The church is a traditional looking building, constructed of brick and stately in appearance. In checking out the sanctuary, I anticipate the service will be just as Facebook promised: a blending of traditional and contemporary.
The service begins with several familiar choruses. A few people lift their hands in praise, though this is limited and low-key. A team of four leads us: the worship leader on guitar, vocalist, keyboard, and the minister on bass; the drums sit idle. The piano isn’t used during the singing, but is expertly played for the prelude, offertory, and postlude.
After a time of singing, several announcements are given. The church is a busy place and there’s much information to share. A glance at the bulletin reveals activity every day of the week.
The children are excused and the offering follows, accompanied by an impressive piano performance. At its conclusion, applause breaks forth. I’m a bit uncomfortable with this, wondering if we’re worshiping God with our hands or praising an accomplished musician.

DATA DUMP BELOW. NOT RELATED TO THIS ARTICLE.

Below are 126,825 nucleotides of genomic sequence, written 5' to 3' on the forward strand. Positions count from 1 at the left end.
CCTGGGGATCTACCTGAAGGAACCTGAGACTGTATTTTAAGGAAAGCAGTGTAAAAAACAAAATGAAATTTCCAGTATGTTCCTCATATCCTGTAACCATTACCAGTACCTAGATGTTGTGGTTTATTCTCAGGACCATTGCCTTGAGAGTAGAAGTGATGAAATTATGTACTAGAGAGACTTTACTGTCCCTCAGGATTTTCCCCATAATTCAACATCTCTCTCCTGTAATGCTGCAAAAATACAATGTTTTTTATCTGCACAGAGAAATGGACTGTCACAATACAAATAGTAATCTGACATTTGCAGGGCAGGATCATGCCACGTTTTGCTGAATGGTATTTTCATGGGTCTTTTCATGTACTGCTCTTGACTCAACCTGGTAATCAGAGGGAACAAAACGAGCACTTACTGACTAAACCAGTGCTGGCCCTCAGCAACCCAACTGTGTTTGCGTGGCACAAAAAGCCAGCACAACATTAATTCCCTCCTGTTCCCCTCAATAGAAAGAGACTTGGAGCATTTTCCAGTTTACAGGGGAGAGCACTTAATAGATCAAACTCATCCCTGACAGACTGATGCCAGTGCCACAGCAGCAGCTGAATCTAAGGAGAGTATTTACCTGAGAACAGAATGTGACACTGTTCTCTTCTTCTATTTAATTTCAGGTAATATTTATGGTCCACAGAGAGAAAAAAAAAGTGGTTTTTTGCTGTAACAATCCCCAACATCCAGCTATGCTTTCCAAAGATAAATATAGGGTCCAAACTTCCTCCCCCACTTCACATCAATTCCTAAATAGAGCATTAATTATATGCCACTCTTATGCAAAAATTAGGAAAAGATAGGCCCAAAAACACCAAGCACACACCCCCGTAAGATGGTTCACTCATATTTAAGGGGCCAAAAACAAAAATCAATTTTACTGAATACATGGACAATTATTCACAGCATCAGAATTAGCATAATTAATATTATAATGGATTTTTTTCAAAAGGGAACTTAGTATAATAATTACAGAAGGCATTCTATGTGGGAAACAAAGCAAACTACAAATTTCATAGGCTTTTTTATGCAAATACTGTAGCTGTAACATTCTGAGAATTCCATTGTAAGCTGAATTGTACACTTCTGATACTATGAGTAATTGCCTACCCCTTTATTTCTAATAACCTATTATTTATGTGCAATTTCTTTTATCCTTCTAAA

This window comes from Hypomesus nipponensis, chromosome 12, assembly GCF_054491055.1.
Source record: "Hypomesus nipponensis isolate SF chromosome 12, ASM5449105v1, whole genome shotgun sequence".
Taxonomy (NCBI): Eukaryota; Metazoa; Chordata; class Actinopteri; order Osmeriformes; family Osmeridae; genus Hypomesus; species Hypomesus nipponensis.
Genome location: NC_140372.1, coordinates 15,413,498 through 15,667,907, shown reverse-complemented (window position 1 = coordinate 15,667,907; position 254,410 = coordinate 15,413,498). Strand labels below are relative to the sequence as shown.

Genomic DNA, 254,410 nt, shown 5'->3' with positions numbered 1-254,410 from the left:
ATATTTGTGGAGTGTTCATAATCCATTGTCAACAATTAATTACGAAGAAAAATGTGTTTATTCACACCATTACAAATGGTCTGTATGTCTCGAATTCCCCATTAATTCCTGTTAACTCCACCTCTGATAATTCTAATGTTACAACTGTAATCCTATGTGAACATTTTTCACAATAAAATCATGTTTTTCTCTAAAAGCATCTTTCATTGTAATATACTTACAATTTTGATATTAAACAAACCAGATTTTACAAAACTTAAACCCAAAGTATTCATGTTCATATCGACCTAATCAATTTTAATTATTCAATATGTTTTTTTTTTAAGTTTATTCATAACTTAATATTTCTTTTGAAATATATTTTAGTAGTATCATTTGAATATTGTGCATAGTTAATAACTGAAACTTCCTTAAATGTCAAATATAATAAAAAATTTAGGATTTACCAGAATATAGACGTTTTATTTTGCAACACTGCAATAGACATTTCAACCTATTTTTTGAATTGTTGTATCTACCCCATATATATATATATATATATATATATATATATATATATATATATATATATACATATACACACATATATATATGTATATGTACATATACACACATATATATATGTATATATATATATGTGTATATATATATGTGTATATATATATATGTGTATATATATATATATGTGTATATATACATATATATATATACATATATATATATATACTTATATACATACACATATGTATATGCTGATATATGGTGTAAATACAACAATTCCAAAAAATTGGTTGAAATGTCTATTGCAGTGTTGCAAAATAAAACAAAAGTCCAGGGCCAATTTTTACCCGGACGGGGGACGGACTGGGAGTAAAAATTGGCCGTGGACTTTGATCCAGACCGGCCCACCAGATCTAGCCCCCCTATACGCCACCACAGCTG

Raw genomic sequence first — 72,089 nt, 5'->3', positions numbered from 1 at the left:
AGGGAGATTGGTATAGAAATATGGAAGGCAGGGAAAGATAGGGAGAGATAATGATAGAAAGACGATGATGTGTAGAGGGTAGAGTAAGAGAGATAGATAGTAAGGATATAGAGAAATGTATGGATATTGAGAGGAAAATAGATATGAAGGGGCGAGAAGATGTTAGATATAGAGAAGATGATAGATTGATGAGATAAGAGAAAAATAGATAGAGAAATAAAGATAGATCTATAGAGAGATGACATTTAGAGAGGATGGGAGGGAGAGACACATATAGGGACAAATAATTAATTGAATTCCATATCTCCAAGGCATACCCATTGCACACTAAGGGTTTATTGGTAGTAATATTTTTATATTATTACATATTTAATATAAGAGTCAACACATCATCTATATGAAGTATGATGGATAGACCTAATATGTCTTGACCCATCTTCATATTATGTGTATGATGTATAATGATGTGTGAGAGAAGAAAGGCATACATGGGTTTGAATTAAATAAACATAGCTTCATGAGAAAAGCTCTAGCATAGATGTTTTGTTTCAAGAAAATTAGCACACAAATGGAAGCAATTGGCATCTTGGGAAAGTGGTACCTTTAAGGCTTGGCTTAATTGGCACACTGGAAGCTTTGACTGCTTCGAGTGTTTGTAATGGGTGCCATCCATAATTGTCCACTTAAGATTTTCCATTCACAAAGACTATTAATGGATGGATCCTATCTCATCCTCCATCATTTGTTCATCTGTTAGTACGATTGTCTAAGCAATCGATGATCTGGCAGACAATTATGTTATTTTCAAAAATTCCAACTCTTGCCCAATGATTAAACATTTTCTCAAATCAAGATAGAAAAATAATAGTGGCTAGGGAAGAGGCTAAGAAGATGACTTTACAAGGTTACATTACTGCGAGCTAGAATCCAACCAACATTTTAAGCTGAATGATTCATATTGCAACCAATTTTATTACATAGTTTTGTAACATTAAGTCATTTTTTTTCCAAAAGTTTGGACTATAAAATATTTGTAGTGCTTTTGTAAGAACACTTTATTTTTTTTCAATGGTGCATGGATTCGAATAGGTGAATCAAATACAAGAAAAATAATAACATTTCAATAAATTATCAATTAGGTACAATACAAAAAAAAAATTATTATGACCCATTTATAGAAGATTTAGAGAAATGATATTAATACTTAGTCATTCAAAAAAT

The minister is in the second week of a series on the book of first John. Using an expository style – going verse by verse – he guides us through the text, zeroing in on 1 John 2:16, which is the impetus for his sermon title, “Pollution Free.” We need to guard against the lust of the flesh, the lust of the eyes, and the pride of life – thereby controlling the pollution in our lives.
We conclude the service singing a well-known hymn.
I’m impressed with how they successfully integrated hymns and choruses into their worship service, melding the old and new, being both traditional and contemporary. It was an enjoyable experience and I’m glad we were there.
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